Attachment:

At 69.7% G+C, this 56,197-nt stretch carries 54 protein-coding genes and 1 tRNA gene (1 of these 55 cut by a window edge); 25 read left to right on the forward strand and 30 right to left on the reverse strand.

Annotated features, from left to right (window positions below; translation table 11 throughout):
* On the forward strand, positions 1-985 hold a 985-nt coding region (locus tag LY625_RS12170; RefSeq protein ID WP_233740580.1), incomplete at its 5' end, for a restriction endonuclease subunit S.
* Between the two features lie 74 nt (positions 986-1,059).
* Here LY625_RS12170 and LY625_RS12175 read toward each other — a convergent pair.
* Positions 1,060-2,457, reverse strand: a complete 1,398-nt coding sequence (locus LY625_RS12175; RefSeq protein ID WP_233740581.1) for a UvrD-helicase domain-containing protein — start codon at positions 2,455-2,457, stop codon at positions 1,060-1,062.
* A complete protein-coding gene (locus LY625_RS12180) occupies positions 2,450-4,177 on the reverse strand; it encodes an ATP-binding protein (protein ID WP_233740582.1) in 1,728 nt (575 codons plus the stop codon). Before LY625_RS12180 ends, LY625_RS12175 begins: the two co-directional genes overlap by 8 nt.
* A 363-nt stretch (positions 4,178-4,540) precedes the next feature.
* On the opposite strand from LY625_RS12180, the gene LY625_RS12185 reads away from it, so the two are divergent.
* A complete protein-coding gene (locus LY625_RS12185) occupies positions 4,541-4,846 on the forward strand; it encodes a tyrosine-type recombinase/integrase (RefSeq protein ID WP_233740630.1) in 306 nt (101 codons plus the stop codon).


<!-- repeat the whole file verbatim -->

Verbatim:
At 69.7% G+C, this 56,197-nt stretch carries 54 protein-coding genes and 1 tRNA gene (1 of these 55 cut by a window edge); 25 read left to right on the forward strand and 30 right to left on the reverse strand.

Annotated features, from left to right (window positions below; translation table 11 throughout):
* On the forward strand, positions 1-985 hold a 985-nt coding region (locus tag LY625_RS12170; RefSeq protein ID WP_233740580.1), incomplete at its 5' end, for a restriction endonuclease subunit S.
* Between the two features lie 74 nt (positions 986-1,059).
* Here LY625_RS12170 and LY625_RS12175 read toward each other — a convergent pair.
* Positions 1,060-2,457, reverse strand: a complete 1,398-nt coding sequence (locus LY625_RS12175; RefSeq protein ID WP_233740581.1) for a UvrD-helicase domain-containing protein — start codon at positions 2,455-2,457, stop codon at positions 1,060-1,062.
* A complete protein-coding gene (locus LY625_RS12180) occupies positions 2,450-4,177 on the reverse strand; it encodes an ATP-binding protein (protein ID WP_233740582.1) in 1,728 nt (575 codons plus the stop codon). Before LY625_RS12180 ends, LY625_RS12175 begins: the two co-directional genes overlap by 8 nt.
* A 363-nt stretch (positions 4,178-4,540) precedes the next feature.
* On the opposite strand from LY625_RS12180, the gene LY625_RS12185 reads away from it, so the two are divergent.
* A complete protein-coding gene (locus LY625_RS12185) occupies positions 4,541-4,846 on the forward strand; it encodes a tyrosine-type recombinase/integrase (RefSeq protein ID WP_233740630.1) in 306 nt (101 codons plus the stop codon).